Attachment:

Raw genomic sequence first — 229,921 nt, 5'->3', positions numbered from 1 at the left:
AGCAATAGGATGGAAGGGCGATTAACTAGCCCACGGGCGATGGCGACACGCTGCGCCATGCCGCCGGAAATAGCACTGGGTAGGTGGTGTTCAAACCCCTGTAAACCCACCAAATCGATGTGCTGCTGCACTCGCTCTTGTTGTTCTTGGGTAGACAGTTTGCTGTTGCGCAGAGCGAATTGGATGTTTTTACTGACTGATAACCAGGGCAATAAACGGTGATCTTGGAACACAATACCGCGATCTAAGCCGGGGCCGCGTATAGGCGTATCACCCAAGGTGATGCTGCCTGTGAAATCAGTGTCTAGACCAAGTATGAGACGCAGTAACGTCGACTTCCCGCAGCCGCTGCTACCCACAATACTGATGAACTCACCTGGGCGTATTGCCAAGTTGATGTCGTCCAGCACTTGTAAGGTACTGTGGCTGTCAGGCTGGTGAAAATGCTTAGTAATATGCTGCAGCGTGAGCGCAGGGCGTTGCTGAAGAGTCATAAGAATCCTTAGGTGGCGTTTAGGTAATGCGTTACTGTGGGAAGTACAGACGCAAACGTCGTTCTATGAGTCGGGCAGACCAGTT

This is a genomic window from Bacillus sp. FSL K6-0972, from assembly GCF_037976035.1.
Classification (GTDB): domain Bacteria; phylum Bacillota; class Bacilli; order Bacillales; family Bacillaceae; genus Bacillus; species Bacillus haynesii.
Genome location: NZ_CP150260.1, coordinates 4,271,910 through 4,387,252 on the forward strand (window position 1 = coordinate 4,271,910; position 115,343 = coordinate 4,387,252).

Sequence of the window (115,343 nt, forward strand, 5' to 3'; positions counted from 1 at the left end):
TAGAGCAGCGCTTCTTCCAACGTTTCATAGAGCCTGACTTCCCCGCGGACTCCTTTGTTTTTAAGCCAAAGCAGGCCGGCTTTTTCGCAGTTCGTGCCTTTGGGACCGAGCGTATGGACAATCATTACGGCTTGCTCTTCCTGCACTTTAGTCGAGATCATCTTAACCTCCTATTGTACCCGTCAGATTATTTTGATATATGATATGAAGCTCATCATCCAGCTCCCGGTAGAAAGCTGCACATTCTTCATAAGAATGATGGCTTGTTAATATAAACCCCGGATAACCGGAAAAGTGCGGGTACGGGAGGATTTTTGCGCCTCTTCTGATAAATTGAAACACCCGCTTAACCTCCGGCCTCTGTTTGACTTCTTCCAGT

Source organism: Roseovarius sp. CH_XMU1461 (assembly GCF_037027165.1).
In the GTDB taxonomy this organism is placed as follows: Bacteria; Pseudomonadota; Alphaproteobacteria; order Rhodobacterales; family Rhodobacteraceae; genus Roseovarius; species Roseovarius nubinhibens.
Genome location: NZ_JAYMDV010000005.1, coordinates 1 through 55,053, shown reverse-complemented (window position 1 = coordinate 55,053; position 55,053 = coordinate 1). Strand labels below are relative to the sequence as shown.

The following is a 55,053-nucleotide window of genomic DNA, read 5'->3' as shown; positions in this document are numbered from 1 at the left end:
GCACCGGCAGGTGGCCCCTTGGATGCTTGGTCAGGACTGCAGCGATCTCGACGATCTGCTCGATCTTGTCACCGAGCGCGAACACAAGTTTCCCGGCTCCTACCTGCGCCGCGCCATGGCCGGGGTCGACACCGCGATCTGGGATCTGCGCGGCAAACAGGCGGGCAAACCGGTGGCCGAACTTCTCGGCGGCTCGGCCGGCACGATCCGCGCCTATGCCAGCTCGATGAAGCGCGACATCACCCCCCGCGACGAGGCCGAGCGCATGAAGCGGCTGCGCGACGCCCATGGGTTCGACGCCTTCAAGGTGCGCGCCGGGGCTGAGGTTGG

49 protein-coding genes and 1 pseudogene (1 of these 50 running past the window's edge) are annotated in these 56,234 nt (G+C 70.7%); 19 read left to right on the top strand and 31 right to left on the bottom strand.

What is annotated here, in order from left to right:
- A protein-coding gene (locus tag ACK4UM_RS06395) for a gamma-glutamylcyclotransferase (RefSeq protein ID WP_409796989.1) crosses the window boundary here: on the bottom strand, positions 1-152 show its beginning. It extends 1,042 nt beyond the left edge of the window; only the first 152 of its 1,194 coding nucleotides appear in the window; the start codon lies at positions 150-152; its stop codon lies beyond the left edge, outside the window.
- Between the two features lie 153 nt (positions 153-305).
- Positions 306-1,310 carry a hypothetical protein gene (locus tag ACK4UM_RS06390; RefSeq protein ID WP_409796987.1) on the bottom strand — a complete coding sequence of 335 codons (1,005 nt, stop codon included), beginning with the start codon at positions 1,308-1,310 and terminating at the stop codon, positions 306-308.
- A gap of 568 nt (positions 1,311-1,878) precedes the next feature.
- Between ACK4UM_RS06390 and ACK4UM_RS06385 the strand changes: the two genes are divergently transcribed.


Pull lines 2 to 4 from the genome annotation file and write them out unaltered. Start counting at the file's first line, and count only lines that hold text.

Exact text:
AGCAATAGGATGGAAGGGCGATTAACTAGCCCACGGGCGATGGCGACACGCTGCGCCATGCCGCCGGAAATAGCACTGGGTAGGTGGTGTTCAAACCCCTGTAAACCCACCAAATCGATGTGCTGCTGCACTCGCTCTTGTTGTTCTTGGGTAGACAGTTTGCTGTTGCGCAGAGCGAATTGGATGTTTTTACTGACTGATAACCAGGGCAATAAACGGTGATCTTGGAACACAATACCGCGATCTAAGCCGGGGCCGCGTATAGGCGTATCACCCAAGGTGATGCTGCCTGTGAAATCAGTGTCTAGACCAAGTATGAGACGCAGTAACGTCGACTTCCCGCAGCCGCTGCTACCCACAATACTGATGAACTCACCTGGGCGTATTGCCAAGTTGATGTCGTCCAGCACTTGTAAGGTACTGTGGCTGTCAGGCTGGTGAAAATGCTTAGTAATATGCTGCAGCGTGAGCGCAGGGCGTTGCTGAAGAGTCATAAGAATCCTTAGGTGGCGTTTAGGTAATGCGTTACTGTGGGAAGTACAGACGCAAACGTCGTTCTATGAGTCGGGCAGACCAGTT

This is a genomic window from Bacillus sp. FSL K6-0972, from assembly GCF_037976035.1.
Classification (GTDB): domain Bacteria; phylum Bacillota; class Bacilli; order Bacillales; family Bacillaceae; genus Bacillus; species Bacillus haynesii.